Additional results from the USA demonstrate a widely hesitant population with fluctuating responses.  According to the latest figures released by the Pew Research Center, 69% of US adults said in mid-February 2021 that they would definitely or probably take a coronavirus vaccine.  In May 2020, that figure was 72%, though this plummeted in September 2020 to 51% before rising in November 2020 to 60%.  Of course, the converse is that 30% of Americans in February 2021 said they would definitely or probably not get a jab.  The main groupings among these decliners were the young, the poor, black citizens and white evangelicals.

Vaccine passports
Here is another controversial proposal – so-called vaccine passports.  After a moment’s thought, up pop at least four complex legal, ethical and logistical questions.  For instance, would they be compulsory for some, or for all?  What form would they take, paper or phone app?  Would they be needed for all/some employment and/or to attend say, a football match, or even a church?  How and when would they be updated?  See what I mean?

Past governments have shilly-shallied about the need for identification cards, now the current government has bitten the bullet and launched a two-week consultation on the issue on what it calls ‘COVID-status certification’.  It closed on Monday 29 March.  In the near future, Michael Gove, the prime minister’s appointee to lead a review into the need and style of such documentation, will no doubt reveal more.  The consultation contained just three questions, the issue raises many more.

The NHS Test and Trace service in England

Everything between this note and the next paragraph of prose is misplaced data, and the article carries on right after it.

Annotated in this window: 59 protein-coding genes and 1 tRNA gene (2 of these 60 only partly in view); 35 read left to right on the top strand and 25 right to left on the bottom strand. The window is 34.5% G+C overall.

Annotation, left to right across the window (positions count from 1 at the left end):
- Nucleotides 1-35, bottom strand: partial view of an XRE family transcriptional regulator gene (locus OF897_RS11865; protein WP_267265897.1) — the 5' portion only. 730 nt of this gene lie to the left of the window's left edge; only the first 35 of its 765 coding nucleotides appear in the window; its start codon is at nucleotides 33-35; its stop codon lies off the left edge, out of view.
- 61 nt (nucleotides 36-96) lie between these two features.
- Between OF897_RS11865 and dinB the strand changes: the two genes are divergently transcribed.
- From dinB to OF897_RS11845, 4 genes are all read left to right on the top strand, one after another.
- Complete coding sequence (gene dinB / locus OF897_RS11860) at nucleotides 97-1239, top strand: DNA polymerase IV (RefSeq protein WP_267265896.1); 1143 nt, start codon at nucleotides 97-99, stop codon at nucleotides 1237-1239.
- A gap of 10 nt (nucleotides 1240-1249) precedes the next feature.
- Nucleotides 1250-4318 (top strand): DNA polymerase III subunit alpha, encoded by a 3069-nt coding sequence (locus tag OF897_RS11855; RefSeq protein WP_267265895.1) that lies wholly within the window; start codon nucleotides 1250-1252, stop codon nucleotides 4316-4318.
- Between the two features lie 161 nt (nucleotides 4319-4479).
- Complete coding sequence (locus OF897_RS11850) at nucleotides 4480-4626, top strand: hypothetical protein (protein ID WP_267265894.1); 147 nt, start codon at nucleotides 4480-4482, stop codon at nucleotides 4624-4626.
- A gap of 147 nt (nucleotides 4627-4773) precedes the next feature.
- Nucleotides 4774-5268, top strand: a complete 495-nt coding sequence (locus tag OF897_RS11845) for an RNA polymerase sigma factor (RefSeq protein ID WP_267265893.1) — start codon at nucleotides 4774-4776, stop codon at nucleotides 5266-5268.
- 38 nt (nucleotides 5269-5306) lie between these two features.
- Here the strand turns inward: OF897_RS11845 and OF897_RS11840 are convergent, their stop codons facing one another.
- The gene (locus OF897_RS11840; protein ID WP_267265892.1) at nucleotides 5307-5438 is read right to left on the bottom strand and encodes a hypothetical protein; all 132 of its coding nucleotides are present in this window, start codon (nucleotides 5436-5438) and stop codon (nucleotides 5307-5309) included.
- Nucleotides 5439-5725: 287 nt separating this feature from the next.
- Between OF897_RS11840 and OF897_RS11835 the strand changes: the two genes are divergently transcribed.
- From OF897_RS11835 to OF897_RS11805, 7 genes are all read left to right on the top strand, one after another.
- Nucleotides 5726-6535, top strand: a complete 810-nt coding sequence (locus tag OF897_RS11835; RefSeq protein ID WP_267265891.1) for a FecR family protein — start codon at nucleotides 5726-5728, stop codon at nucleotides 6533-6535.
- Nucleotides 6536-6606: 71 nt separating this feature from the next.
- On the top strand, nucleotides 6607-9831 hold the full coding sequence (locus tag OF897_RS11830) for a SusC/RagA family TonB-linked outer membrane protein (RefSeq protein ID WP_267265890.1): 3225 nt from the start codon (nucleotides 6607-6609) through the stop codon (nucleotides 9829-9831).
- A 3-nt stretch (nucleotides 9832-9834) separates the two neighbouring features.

On 28 May 2020, Boris Johnson announced the launch of the NHS Test and Trace (NHST&T) service for England – ‘a world-beating contact tracing programme.’  Its aim was to enable mass testing for Covid-19 in England with the capability to trace the contacts of those testing positive, to isolate them, to thereby break the chains of transmission and to enable people to return to a normal way of life.  The service, headed by Baroness Dido Harding, had an initial a budget of £22 billion plus an extra allocation of £15 billion – a total of £37 billion over two years.

From the start it was a scheme riddled with doubt and controversy.  For instance, the means of mass testing were contested.  Depending on the make and brand used, the lateral flow test (LFT) can be cheap – less than £10 per kit.  It can be fast – between 15 and 30 minutes.  But it can be flawed – in some reported instances giving up to 50% false negative results.  The more reliable PCR (polymerase chain reaction) test can be expensive – up to about £100 per test.  But it can be slow – about 48 hours.  Then there were grumbles about the 2,500 overpaid and underworked ‘consultants’ on an average daily rate of £1,000 with some being paid £6,624 a day.  And with its huge ambitions to test between two and four million people each day and to track their contacts, and its eye-watering costs, the service was always going to be open to harsh criticisms.

Moreover, NHST&T seemed to be beholden to no-one.  Except that on 10 March 2021, the service was the subject of a report by the House of Commons Public Accounts Committee.  It was damning.  Nevertheless, the Committee did recognise that the service was ‘… set up and staffed at incredible speed’.  And it praised some of NHST&T’s achievements, such as contacting over 2.5 million people testing positive for COVID-19 in England and advising more than 4.5 million of their associated contacts to self-isolate, in the 10 months since its inception.

However, the Committee stated that NHST&T, ‘… now needs to wean itself off its persistent reliance on consultants and temporary staff.’  And, ‘There is still no clear evidence to judge NHST&T’s overall effectiveness.  It is unclear whether its specific contribution to reducing infection levels, as opposed to the other measures introduced to tackle the pandemic has justified its costs.’

Or as Meg Hillier, the Committee’s chairwoman, put it, ‘Despite the unimaginable resources thrown at this project, NHS Test and Trace cannot point to a measurable difference to the progress of the pandemic, and the promise on which this huge expense was justified – avoiding another lockdown – has been broken, twice.’